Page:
Wednesday, April 04, 2001

Pact uses federal 727 to extradite




The Cincinnati Enquirer

       

        COVINGTON — Kenton County undercover agents are going to use a Boeing 727 to bring the county's most dangerous felons back to face the charges on their outstanding warrants.

        The use of the U.S. Marshal's Service aircraft — “jails in the air” — is just one of the perks of Kenton County's joining the Central Kentucky Fugitive Task Force, a move announced by Sheriff Chuck Korzenborn on Tuesday.

        “Two undercover agents now working as Kenton County sheriff's deputies will be special deputies for the Marshal's Office,” Sheriff Korzenborn said.

        The two deputies, who make up the county's Fugitive Apprehension Team, will be allowed to use arrest powers to make extradition from other states and countries easier for the county to handle, saving money and helping the office reduce its 600-plus outstanding felony warrants.

        Acting Chief Deputy U.S. Marshal Terry Merrow of the Eastern District Office in Lexington said, “Both agencies benefit from the arrangement. They're given a little more arrest power. They assist us and we assist them in locating federal state and local fugitives.” The task force is a “co-op agreement between the state and the Marshal Service to move the prisoner,” and does not involve extra expenditure.

        Already, three officers from the Lexington/Fayette Metro Police Department, two deputies from the Fayette County Sheriff's Office and one trooper from the Kentucky State Police enjoy the special deputy powers, the use of the aircraft and the access to special tracking technology, Mr. Merrow said.

        “Bringing in Kenton County is going to help on the Northern Kentucky side,” she said. The marshal's office in Lexington recently extradited someone from Spain. The agency was heavily involved in the apprehension of seven Texas prison escapees last winter.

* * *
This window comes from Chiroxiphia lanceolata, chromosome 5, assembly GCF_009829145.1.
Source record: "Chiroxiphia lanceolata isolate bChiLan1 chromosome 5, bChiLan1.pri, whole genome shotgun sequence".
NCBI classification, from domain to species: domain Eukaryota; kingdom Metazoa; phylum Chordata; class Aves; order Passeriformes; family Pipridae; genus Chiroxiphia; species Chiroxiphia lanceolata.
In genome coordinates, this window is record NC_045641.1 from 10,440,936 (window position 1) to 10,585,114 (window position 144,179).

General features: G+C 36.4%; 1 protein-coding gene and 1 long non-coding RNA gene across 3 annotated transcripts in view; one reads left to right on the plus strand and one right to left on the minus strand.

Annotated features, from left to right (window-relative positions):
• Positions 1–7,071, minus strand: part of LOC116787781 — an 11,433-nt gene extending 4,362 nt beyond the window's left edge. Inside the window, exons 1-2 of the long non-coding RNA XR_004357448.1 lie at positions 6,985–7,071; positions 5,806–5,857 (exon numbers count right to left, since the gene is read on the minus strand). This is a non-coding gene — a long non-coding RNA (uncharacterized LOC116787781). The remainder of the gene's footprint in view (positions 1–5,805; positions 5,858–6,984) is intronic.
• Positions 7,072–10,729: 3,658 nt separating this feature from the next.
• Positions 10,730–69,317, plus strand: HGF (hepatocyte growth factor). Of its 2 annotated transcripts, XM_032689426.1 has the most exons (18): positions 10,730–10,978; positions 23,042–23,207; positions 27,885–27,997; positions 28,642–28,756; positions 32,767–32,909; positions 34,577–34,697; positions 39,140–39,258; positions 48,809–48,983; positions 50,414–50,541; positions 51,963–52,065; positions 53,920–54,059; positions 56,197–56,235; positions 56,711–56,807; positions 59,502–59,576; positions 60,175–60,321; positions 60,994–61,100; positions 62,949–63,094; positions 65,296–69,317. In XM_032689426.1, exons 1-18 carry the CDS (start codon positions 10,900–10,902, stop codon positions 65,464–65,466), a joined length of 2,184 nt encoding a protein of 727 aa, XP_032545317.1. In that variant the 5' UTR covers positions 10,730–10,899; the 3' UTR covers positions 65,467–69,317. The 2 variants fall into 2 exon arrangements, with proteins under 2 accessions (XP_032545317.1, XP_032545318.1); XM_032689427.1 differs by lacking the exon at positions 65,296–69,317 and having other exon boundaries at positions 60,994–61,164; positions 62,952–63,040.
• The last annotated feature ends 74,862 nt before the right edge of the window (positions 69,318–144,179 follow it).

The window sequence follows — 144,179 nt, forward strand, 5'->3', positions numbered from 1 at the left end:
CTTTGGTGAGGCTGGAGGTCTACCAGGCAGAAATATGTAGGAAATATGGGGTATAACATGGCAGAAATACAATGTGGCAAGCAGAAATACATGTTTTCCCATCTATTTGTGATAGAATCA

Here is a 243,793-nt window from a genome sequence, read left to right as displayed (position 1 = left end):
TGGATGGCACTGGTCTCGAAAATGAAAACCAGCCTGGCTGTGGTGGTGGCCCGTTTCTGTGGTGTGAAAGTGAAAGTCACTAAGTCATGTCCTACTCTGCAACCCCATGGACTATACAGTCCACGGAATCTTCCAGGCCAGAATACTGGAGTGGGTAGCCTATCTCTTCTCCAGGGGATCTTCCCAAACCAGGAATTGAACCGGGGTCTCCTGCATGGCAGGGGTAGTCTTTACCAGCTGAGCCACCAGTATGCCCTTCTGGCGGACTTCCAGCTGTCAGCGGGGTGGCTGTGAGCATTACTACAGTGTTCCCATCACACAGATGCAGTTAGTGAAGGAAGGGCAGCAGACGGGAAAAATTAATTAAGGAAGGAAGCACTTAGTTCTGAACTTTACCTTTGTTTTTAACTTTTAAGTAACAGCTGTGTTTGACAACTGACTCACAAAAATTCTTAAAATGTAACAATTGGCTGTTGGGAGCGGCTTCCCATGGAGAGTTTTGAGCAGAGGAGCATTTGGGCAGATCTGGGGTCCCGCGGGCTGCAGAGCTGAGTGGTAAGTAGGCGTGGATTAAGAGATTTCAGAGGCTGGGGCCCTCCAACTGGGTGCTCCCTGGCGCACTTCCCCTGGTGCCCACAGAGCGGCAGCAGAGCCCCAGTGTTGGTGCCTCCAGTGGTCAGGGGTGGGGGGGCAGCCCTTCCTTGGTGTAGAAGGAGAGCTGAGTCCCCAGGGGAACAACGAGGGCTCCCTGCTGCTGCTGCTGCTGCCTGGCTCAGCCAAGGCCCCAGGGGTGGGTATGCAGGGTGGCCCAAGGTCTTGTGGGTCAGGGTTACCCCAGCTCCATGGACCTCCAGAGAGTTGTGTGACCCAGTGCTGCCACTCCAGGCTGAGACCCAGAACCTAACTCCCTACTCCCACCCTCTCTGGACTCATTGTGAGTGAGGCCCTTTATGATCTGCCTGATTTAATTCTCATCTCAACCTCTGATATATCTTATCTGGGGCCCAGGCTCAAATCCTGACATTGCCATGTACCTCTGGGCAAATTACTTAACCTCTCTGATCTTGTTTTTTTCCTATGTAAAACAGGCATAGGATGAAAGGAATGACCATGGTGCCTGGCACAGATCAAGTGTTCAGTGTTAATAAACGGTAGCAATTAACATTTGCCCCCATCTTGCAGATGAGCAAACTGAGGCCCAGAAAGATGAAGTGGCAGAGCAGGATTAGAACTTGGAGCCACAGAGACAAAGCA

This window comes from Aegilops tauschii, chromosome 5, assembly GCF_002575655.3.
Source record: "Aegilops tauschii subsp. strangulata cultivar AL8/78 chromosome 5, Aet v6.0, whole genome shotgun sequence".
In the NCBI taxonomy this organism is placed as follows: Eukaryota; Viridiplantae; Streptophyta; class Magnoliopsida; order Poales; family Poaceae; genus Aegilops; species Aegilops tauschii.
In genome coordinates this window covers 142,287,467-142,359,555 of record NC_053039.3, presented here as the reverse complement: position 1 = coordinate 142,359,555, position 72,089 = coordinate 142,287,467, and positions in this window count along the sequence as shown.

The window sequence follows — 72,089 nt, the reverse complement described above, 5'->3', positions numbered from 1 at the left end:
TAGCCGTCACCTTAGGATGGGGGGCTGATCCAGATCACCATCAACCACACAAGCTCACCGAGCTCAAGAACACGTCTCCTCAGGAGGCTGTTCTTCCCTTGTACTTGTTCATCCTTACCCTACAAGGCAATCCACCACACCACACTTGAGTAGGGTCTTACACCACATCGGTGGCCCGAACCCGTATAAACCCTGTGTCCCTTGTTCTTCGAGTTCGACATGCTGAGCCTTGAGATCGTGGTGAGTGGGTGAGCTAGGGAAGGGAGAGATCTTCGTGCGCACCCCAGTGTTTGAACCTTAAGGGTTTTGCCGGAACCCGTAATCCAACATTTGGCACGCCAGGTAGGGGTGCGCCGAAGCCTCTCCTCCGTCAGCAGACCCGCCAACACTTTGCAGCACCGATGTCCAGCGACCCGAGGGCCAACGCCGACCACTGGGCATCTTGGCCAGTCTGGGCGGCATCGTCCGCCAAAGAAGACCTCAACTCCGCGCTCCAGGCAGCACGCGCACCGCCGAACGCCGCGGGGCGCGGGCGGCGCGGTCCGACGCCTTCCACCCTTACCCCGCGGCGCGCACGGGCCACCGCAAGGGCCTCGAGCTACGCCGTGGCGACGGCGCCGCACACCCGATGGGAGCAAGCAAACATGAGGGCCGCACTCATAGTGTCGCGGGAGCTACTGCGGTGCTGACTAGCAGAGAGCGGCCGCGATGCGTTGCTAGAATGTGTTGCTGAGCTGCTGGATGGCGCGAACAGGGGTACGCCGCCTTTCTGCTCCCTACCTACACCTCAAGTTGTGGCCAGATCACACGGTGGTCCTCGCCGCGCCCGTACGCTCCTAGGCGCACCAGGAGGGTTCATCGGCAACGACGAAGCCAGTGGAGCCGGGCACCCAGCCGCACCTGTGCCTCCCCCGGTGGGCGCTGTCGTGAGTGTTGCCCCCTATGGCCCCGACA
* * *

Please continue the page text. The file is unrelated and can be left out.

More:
“We are in the process of tracking a fugitive that is wanted for attempted murder in Kenton County. Through the use of the United States marshal's technology we have tracked this person to another country and we are hoping that this pays off,” Sheriff Korzenborn said.

        The Kenton County sheriff handled about 56 transportations out of the state, which cost the county about $3,000 every time, not accounting for the deputies' time on the clock.

        “We're going to use all the technology available for the violent felons, outstanding robbery warrants and things of that nature,” Sheriff Korzenborn said.

        The Marshal's Service and Kenton County first cooperated on Operation Grinch in December, a sting that results in 75 arrests and 80 cleared warrants.

        Every other week one of the Marshal's Service planes based at Will Rogers Field in Oklahoma City comes through Lexington, Mr. Merrow said. “Two can carry 96 prisoners each; the other one can carry 120 prisoners.”

        Anyone with information about people wanted on outstanding warrants from Kenton County can call the sheriff's office at (859) 431-4830.

       



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